February 11, 2010

PostSecret: Like an Online Confessional

Union Leader Correspondent

DERRY – Every Sunday the secrets go out into the universe, like visual confessions to the intercessory Internet gods. They have been mailed by strangers to the keeper of the secrets, Frank Warren, a self-made social scientist who has for six years been collecting anonymous admissions sent to absolve a guilty pleasure, a heavy heart, a burden of hatred or an innocent mistake.
    What started in November of 2004 as what Warren describes as a “community art project” expanded three months later to the Internet, where the weekly PostSecret blog has been drawing an endless flow of secrets ever since – and a growing flock of followers who come faithfully each week just to read them.
     “You wouldn't have to pay for my therapy if you just took the time to be a dad,” reads one of this week's 20 secrets. It's hand-printed on a post card picturing a little girl setting up a tea party, all alone.
     “I am a professional relationship coach who hasn't had sex in six years,” reads another.
     “When my cat wakes me up in the morning I like to think she's encouraging me and saying things like 'Come on, get out of bed. Today can't be much worse than yesterday. Things will get better. I promise.' Even if she just wants food, it's nice to have some hope.”
     Six years later, the floodgates of confession remain open and 1,000-plus weekly “PostSecrets” continue to pour into his Maryland home mail box. It's an international phenomenon he says he still doesn't fully understand, one that has spun off into several books and national PostSecret tour, which lands Friday at the Stockbridge Theatre for one of two New Hampshire stops this month.
      “It's hard to put into a nutshell how all this came about, but I can tell you my own fascination with secrets began long before PostSecret began,” said Warren.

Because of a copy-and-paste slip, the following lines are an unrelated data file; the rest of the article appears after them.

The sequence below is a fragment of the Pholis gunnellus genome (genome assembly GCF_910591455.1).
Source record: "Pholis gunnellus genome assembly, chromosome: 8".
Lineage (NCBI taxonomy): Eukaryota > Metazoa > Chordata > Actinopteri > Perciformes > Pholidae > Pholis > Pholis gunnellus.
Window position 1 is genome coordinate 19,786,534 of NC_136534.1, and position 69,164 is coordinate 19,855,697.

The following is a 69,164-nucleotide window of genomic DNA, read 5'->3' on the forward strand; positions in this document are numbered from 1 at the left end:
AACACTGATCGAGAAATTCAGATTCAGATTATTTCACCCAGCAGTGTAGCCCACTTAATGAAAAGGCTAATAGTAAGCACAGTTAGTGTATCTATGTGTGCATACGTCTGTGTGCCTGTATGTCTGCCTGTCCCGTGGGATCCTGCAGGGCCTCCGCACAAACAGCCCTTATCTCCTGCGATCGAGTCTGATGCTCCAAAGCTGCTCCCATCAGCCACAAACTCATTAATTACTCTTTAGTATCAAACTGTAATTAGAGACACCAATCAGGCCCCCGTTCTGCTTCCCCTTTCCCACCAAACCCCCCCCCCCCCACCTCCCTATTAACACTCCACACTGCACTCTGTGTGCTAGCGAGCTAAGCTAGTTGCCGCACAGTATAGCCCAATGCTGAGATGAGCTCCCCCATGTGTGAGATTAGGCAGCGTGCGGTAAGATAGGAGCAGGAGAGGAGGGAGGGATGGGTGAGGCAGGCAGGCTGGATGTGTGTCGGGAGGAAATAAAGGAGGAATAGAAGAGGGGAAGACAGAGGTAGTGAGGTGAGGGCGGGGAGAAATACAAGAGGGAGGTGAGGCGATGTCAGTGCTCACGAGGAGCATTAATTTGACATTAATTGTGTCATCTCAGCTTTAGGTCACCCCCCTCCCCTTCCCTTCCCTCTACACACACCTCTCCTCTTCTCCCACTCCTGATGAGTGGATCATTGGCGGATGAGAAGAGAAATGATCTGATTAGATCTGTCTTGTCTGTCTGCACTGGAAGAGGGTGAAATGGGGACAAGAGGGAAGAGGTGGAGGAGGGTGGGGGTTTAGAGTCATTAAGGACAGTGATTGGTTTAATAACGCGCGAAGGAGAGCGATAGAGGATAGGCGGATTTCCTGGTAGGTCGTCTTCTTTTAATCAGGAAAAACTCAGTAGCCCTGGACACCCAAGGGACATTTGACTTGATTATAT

With well over 300 million page views to date on postsecret.com, and nearly a quarter of a million followers on Twitter, Warren acknowledges the success of his online experiment is a product of this particular time and place, and our collective interest in the secret lives of others.
     “These new tools of communication that are being introduced to the world, right now – like Facebook and Twitter – are allowing many of us to have new kinds of conversations that were not possible before, bringing literally millions of people together around the world by sharing these new voices and stories,” Warren said.
     Although the original blog is bare bones – touted as the world's largest ad-free blog – and is not weighed down by interactive posts or flashy animations, the brand's evolution includes a sister site called PostSecret Community where devotees can find news, event updates, and enter into chats about the current week's posts, or anything PostSecret related.
     What Warren has learned is that the act of sharing a secret – even anonymously – can be life changing.
     “PostSecret has a a large component of anonymity. But once down that road, you see all our secrets are reflections of our common humanity. Depending on our level of courage, there are certain secrets we can face privately and others we can face publicly. What I see happening on the tour is, once one person is brave enough to step up to the microphone and share a secret, that courage is contagious and just cascades through the audience,” said Warren.
     He begins by sharing telling a few of his own secrets. Then, he shares the “secret secrets” on the big screen behind him – those deemed too racy by his publisher for inclusion in a book – and before you know it, there are lines of people ready to take a giant step forward and share the most shocking, sexual, poignant and funny secrets with a roomful of strangers.
     Warren, often called “The most trusted stranger in America,” has also tried to capitalize on the site's popularity to promote a cause that is near and dear to him. Having lost a family member and close friends to suicide, Warren chooses to donate a portion of the proceeds from the Post Secret empire to the National Suicide Prevention Hotline.
     “I think what others are feeling is the same thing I get from it,” said Warren. “I see these postcards and every day it makes me feel like I'm not alone with my own burden. I feel more connected to people by reading their secrets. In a way, they give me strength.”
Limited tickets are still available for Friday's appearance at the Stockbridge Theatre. For ticket information call 437-5210. For information on the Feb. 24 appearance at UNH call 862-2290. In conjunction with Warren's appearance at 7 p.m. in the university's Granite State Room, a display of secrets collected from the UNH community will be on display beginning at 9 a.m., also in the Granite State Room.

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